“Now to him who is able to establish you according to my gospel and the preaching of Jesus Christ, according to the revelation of the mystery kept secret since the world began” (Romans 16:25 NKJV).
The effort to restore true Biblical Christianity is, as we discussed in last week’s article, an unending and never fully accomplished goal. In order to pursue it seriously, however, certain essential principles must be followed.
First, there is the principle of Biblical authority. In the text cited above Paul identifies the gospel and his preaching as inseparable and identical. What he preached was the gospel. The gospel was his only message (1 Corinthians 2:2). They are both also identical to and inseparable from God’s mystery which he had kept secret from the beginning of the world. That is to say, the gospel was God’s plan and purpose from the very beginning and the preaching of the apostles was the revelation of that purpose. Note the similar language and meaning in the introduction to Titus:
“Paul, a bondservant of God and an apostle of Jesus Christ, according to the faith of God’s elect and the acknowledgment of the truth which accords with godliness, in hope of eternal life which God, who cannot lie, promised before time began, but has in due time manifested his word through preaching, which was committed to me according to the commandment of God our Savior” (Titus 1:1-3).
Unless God has revealed his will for the church, we cannot hope to identify it. Unless there are authoritative commands or instructions defining the nature, purpose, and activities of the church there is no ideal for us to aspire towards. In the Old Testament God showed Moses a pattern for the tabernacle, which the faithful servant (Hebrews 3:5) followed “according to the pattern shown him on the mountain” (Hebrews 8:5) as he built the things he was instructed to by God. So, in the New Testament we are continually commanded to obey all the things which God has spoken to us (Matthew 4:4; 7:21; 28:20). The Bible is God’s word (2 Timothy 3:16) and his truth (John 17:17).
A second essential principle of restoration is that division is an evil which is opposed to God’s nature and will. Jesus prayed that all disciples would be one, “as you, Father, are in me and I in you” (John 17:21). There is only one church (Ephesians 4:4; compare 1:22-23). Division of any kind is expressly forbidden (1 Corinthians 1:10). Those who initiated the American Restoration Movement in the late 18th and early 19th centuries were particularly motivated by the growing division and strife which they observed in contemporary churches. They appealed to their audiences to abandon all human names, creeds and confessions and unite on the simple truths of Scripture. Division was condemned as “un-natural, un-Biblical, and un-Godly.” Today’s religious world needs to relearn the Biblical truth about this evil and reject it on the same bases.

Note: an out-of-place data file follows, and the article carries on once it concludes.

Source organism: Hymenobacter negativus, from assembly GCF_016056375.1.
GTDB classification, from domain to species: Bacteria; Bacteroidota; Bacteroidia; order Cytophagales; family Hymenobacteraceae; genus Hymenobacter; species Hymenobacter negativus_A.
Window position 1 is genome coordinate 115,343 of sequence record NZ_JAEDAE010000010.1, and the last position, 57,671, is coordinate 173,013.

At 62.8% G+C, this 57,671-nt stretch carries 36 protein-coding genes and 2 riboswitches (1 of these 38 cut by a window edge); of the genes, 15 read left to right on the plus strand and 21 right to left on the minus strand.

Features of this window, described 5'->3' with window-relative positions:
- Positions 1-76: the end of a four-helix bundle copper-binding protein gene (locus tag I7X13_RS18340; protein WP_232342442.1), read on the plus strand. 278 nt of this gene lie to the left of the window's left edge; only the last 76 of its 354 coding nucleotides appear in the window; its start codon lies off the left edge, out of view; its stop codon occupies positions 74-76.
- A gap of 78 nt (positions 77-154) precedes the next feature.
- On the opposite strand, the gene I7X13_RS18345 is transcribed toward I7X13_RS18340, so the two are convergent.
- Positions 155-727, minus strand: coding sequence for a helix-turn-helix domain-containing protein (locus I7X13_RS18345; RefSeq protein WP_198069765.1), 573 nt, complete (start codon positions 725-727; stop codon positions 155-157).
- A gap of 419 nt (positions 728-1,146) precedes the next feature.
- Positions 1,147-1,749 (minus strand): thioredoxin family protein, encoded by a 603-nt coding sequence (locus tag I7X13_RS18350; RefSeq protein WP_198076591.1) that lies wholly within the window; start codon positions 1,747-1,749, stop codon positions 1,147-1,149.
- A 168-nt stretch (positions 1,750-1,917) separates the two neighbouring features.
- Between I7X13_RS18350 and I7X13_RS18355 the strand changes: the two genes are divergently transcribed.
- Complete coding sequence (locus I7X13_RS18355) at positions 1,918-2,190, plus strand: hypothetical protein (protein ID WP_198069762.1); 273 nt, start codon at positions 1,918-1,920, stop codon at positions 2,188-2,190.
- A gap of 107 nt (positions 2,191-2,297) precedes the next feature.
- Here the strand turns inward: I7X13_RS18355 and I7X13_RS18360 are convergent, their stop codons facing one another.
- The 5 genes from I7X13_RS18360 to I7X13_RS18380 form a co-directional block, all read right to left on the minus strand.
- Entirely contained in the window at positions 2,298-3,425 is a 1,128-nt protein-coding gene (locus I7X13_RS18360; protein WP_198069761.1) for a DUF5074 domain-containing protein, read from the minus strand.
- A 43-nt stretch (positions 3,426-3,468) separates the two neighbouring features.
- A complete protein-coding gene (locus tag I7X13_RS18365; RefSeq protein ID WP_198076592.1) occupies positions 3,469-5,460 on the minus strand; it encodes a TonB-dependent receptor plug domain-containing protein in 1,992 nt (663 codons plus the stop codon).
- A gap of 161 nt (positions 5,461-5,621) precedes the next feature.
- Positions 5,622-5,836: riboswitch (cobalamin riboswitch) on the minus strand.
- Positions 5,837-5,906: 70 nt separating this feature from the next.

The contention and strife arising from a divided Christianity has impeached the loving message of salvation through Jesus. It has led to bitterness and much harm, not only within the church itself, but also to those who may have shown a willingness to hear the gospel had they not witnessed such ungodly behavior on the part of those claiming to follow it.
We must return to the appeal of the apostle Paul, “Fulfill my joy by being likeminded, having the same love, being of one accord, of one mind” (Philippians 2:2). Those who love each other find ways to agree. They seek harmony and peace, not contention. The Restoration plea is a plea for unity among all believers, therefore it is a plea for love between all brothers and sisters.
These two principles of Biblical authority and the necessity of unity are at the core of restoration. Until we embrace them we are not likely to succeed.